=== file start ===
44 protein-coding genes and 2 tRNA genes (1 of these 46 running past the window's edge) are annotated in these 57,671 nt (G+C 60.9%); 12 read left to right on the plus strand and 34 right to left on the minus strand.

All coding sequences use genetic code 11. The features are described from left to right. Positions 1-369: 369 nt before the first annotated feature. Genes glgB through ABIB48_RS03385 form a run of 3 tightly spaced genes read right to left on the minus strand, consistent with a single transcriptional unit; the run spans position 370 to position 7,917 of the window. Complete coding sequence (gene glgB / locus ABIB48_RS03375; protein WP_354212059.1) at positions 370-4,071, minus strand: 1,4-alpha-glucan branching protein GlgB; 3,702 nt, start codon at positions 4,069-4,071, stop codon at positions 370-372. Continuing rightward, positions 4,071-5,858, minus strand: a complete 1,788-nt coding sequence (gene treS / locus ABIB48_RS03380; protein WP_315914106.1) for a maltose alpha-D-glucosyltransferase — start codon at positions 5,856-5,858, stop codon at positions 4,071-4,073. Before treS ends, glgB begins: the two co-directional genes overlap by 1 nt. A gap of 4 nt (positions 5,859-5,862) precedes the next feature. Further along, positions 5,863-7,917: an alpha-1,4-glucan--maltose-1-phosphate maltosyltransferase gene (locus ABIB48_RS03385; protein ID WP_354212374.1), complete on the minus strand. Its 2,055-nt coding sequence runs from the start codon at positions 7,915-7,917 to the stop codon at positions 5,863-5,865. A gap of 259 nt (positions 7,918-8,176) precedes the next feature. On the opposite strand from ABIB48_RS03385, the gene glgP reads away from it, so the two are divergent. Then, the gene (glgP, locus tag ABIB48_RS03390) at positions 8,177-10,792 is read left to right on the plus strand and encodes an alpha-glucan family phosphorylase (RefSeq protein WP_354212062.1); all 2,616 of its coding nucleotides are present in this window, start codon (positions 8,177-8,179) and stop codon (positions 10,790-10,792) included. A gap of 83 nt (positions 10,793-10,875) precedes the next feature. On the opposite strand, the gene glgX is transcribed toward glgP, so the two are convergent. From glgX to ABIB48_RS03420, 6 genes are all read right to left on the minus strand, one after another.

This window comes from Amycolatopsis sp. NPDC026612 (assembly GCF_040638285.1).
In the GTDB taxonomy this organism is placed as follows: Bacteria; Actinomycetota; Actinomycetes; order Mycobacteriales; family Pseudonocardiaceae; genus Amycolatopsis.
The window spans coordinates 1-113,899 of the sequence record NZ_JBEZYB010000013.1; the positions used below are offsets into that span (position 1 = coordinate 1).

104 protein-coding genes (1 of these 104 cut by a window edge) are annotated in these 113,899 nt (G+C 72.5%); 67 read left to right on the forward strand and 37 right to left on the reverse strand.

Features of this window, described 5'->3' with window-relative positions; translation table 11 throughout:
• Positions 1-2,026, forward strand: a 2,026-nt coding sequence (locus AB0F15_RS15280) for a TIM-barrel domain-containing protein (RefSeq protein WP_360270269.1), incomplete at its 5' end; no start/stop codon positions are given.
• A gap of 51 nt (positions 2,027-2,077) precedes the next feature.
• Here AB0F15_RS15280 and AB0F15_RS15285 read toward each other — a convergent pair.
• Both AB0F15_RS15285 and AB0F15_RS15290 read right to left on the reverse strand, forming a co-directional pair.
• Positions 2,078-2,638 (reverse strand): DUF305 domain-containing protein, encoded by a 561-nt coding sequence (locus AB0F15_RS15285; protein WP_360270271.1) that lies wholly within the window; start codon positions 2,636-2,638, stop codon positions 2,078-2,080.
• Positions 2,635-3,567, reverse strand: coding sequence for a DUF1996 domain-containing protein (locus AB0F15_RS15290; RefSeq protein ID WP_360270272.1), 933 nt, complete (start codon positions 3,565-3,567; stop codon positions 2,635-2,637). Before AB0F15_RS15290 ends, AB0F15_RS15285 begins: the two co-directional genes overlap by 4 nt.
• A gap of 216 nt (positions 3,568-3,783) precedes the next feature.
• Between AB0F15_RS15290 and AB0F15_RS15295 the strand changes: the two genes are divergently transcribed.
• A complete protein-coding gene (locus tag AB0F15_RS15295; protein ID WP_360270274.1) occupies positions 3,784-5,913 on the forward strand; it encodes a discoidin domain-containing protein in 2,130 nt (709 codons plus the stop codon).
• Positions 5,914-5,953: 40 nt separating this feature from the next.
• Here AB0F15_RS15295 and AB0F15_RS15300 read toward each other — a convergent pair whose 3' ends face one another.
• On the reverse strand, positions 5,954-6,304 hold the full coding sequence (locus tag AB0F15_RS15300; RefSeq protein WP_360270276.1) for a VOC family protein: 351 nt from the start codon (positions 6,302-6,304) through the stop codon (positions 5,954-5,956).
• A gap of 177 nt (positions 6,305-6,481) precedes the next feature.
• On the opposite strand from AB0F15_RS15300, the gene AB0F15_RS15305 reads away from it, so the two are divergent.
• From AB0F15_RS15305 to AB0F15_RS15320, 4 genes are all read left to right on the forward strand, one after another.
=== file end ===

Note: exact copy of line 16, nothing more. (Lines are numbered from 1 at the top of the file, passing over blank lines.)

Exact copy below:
• A complete protein-coding gene (locus tag AB0F15_RS15295; protein ID WP_360270274.1) occupies positions 3,784-5,913 on the forward strand; it encodes a discoidin domain-containing protein in 2,130 nt (709 codons plus the stop codon).